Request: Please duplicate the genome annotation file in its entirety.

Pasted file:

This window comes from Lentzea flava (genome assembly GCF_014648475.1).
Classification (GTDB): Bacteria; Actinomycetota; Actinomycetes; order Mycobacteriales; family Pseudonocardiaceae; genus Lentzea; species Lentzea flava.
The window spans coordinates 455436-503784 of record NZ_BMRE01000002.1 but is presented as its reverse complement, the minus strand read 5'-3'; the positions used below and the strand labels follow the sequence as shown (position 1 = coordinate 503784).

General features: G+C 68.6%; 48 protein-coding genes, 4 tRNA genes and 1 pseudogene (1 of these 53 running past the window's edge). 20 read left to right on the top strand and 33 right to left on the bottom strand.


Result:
This window comes from Lentzea flava (genome assembly GCF_014648475.1).
Classification (GTDB): Bacteria; Actinomycetota; Actinomycetes; order Mycobacteriales; family Pseudonocardiaceae; genus Lentzea; species Lentzea flava.
The window spans coordinates 455436-503784 of record NZ_BMRE01000002.1 but is presented as its reverse complement, the minus strand read 5'-3'; the positions used below and the strand labels follow the sequence as shown (position 1 = coordinate 503784).

General features: G+C 68.6%; 48 protein-coding genes, 4 tRNA genes and 1 pseudogene (1 of these 53 running past the window's edge). 20 read left to right on the top strand and 33 right to left on the bottom strand.